Congress’ current situation in Rajasthan is hopeless. Many hoped that Mallikarjun Kharge, the newly elected president of the Congress, would use his newfound authority to swiftly resolve the issue. Regrettably, as Congress president, he has taken a stand of indifference on the Rajasthan issue until the Gandhi family takes it up. The continuation of the conflict demonstrates that Kharge is not interested in reviving the Congress and has no control over the situation. The Rajasthan crisis is not recent, but the Congress never felt the need to put an end to it, even though the state’s assembly election is just months away.
The new president of the Congress is Kharge, and the general idea was to remove the Gandhi family from power. However, little has changed within the Congress as the party continues to abstain from crucial elections in Gujarat and Himachal Pradesh. In addition, there are no reports of the party president holding rallies, roadshows, or walking with the citizens of Gujarat and Himachal Pradesh during the election campaign. Between his Bharat Jodo Yatra, the only newsworthy event was when Rahul Gandhi spoke at rallies in Gujarat. It doesn’t matter how the Congress elects its new president, the party is still all about Gandhis.
Only two states, Rajasthan and Chhattisgarh, are currently governed by the Congress. Even though the election in Rajasthan is a few months away, the party has shamefully allowed the entire political crisis to develop since the government was first established. In a recent attack, Rajasthan’s chief minister Ashok Gehlot referred to Sachin Pilot’s leadership as “gaddar”. This statement is totally unacceptable, especially coming from a senior Congressman and accomplished minister of state like Gehlot. However, knowing what pushed Gehlot over the edge into his current state of annoyance is also crucial. It’s the inability of the Congress to make decisions.
Sachin Pilot, then deputy chief minister, rebelled against Gehlot in 2020, but the Congress did not condemn him. Thanks to Gehlot’s political experience, credibility, and acceptance, Priyanka Gandhi and Ahmed Patel found a way to resolve their differences. Sachin Pilot’s actions were not condemned by then Congress president Sonia Gandhi or any of the other Gandhis. He and a handful of his top confidants were the only ones removed from the ministry. The party then promised that a Cabinet reshuffle would happen eventually, making room for the Pilot section. This was the party’s attempt to resolve the issues at hand. The Congress attempted to postpone the cabinet reshuffle for as long as possible but eventually gave in to the growing sense that events were spinning out of control. However, it was obvious to all onlookers that Sachin Pilot is not pleased with the slight modifications. He aspired to be the CM.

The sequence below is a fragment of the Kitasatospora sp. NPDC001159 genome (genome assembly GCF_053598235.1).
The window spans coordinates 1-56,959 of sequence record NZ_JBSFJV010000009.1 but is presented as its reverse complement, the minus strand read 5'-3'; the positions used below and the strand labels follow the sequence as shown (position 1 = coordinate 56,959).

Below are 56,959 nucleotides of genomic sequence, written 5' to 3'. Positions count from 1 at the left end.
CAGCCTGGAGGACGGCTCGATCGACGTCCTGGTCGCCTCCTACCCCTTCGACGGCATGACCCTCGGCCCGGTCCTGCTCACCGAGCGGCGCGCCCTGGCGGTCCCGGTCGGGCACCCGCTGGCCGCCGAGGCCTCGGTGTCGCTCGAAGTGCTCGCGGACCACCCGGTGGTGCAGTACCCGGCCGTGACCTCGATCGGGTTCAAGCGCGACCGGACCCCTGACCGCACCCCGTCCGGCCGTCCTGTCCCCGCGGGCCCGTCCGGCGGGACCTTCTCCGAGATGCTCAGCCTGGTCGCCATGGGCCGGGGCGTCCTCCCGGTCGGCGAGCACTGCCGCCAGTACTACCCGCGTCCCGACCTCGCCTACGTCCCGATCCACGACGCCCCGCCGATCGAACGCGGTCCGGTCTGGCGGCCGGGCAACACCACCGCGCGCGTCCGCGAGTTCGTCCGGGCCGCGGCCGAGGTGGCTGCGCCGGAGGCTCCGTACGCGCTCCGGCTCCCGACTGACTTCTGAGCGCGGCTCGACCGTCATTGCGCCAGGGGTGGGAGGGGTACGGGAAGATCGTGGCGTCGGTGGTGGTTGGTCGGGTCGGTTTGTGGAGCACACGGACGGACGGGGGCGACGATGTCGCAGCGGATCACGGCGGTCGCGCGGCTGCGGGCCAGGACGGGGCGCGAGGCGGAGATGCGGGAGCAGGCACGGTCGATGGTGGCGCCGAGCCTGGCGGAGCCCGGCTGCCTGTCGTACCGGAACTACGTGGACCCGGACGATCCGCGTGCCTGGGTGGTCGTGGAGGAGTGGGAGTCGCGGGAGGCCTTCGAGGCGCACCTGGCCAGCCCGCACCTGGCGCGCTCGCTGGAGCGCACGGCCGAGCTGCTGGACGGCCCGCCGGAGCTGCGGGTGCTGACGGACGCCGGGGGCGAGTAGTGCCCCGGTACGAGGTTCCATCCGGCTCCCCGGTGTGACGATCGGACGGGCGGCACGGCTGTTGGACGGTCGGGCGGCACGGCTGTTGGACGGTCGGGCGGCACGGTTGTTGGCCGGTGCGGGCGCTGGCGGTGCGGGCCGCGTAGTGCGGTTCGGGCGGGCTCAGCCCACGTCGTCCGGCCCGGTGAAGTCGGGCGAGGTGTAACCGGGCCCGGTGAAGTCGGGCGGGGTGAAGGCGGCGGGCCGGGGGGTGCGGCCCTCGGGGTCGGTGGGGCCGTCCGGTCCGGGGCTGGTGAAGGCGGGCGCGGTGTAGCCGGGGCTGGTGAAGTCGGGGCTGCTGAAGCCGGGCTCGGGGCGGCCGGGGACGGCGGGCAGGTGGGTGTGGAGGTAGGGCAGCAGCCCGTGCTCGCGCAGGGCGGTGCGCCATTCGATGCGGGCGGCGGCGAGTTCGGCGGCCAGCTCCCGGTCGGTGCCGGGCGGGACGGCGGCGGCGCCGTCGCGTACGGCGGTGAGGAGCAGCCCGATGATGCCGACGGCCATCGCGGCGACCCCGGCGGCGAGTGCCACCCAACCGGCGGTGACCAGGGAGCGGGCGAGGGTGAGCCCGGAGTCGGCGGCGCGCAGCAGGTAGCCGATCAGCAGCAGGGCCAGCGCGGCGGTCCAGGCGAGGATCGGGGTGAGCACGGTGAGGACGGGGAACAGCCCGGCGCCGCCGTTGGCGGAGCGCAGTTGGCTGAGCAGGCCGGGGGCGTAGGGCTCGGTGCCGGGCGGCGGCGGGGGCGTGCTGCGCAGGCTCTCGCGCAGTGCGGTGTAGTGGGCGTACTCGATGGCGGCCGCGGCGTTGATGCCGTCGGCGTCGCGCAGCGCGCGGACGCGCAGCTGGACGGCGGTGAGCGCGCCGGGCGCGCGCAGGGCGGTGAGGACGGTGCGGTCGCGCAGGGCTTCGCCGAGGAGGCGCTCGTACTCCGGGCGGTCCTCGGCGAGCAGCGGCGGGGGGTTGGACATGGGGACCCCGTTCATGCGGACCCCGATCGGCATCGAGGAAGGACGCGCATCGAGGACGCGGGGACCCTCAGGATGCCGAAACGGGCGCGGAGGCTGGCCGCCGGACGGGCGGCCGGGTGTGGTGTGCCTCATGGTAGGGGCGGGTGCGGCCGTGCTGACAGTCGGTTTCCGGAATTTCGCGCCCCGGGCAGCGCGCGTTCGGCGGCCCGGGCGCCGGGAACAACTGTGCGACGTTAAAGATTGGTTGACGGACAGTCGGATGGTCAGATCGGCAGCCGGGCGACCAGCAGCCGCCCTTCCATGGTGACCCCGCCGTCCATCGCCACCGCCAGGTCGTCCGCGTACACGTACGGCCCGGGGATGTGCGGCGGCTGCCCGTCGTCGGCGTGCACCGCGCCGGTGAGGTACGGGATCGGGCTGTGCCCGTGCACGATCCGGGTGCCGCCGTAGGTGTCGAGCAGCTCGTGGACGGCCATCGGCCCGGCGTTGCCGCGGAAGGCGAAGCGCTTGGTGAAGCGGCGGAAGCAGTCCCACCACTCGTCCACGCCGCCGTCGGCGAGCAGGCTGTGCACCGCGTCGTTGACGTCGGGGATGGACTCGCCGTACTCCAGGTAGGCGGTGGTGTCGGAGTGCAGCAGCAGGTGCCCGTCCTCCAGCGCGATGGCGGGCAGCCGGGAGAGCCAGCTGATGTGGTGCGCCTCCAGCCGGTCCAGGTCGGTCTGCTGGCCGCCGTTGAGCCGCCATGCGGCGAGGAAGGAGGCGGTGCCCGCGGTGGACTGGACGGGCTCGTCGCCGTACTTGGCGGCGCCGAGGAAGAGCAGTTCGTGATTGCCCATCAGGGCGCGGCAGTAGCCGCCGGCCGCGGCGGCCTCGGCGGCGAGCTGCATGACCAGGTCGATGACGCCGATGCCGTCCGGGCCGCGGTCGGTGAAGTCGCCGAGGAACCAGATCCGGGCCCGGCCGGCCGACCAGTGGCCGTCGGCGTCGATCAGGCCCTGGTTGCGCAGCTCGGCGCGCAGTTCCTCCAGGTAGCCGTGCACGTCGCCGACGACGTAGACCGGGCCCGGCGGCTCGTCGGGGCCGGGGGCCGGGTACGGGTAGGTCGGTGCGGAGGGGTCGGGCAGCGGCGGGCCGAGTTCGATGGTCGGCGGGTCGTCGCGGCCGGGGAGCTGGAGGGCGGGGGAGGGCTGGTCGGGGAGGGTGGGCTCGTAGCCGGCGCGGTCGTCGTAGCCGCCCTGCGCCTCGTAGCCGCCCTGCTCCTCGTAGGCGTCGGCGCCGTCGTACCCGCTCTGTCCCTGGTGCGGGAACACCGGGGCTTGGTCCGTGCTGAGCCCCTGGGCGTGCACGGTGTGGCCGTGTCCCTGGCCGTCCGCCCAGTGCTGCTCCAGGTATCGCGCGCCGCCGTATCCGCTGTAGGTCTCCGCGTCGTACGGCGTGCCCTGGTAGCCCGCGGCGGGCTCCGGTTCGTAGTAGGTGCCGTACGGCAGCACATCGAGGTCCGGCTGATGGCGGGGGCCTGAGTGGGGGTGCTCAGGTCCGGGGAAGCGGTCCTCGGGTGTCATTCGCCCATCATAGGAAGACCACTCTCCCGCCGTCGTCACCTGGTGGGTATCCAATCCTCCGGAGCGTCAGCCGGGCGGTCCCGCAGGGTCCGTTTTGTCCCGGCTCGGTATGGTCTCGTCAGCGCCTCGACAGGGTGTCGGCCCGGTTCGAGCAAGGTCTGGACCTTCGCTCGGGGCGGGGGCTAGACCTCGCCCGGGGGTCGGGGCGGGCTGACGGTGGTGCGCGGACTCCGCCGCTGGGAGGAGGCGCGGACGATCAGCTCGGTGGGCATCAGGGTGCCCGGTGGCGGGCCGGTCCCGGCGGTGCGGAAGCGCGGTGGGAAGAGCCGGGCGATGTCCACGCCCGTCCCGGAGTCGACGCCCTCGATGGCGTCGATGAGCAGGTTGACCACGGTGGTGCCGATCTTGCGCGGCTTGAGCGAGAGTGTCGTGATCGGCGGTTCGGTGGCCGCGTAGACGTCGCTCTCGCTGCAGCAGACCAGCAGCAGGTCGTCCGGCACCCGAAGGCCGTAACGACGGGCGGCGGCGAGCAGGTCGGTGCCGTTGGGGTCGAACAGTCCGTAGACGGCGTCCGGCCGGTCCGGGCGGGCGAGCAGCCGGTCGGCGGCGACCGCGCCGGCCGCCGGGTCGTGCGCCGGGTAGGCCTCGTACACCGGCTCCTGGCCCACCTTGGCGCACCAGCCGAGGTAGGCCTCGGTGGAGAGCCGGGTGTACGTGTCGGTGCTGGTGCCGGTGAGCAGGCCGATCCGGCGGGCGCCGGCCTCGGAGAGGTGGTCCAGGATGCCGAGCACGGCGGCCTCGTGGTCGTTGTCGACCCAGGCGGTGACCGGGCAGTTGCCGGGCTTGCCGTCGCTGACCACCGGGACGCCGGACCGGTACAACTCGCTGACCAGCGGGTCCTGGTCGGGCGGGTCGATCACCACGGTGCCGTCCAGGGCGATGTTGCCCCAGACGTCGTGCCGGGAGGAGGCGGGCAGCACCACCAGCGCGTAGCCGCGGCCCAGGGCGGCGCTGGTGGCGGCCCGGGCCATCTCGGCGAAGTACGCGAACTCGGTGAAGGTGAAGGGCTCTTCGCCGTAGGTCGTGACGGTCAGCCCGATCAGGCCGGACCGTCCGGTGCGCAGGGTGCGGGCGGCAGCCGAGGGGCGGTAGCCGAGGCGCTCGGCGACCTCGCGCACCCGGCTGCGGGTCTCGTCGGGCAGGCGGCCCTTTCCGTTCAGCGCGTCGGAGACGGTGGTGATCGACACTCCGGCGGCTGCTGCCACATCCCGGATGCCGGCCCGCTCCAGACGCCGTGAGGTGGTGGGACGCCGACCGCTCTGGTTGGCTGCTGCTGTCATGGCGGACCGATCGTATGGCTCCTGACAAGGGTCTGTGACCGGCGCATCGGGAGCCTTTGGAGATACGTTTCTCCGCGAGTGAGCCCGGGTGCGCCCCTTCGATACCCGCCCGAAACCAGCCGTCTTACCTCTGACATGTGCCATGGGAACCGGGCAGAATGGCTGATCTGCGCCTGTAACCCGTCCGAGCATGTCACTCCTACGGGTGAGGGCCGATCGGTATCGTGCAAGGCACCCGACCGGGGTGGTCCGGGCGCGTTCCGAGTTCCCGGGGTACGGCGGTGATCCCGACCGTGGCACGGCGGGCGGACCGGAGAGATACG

It would be unfair to say that the party did nothing to Sachin Pilot because he defied the policy. The Gehlot camp was protesting against Pilot and trying to push the high command to follow their will, so the legislative party meeting in September was cancelled despite the presence of AICC observers. It is unprecedented in the Congress. However, the party did not take any action against Gehlot other than his decision not to run for president of Congress, and she did not seem particularly enthusiastic about engaging in conflict either.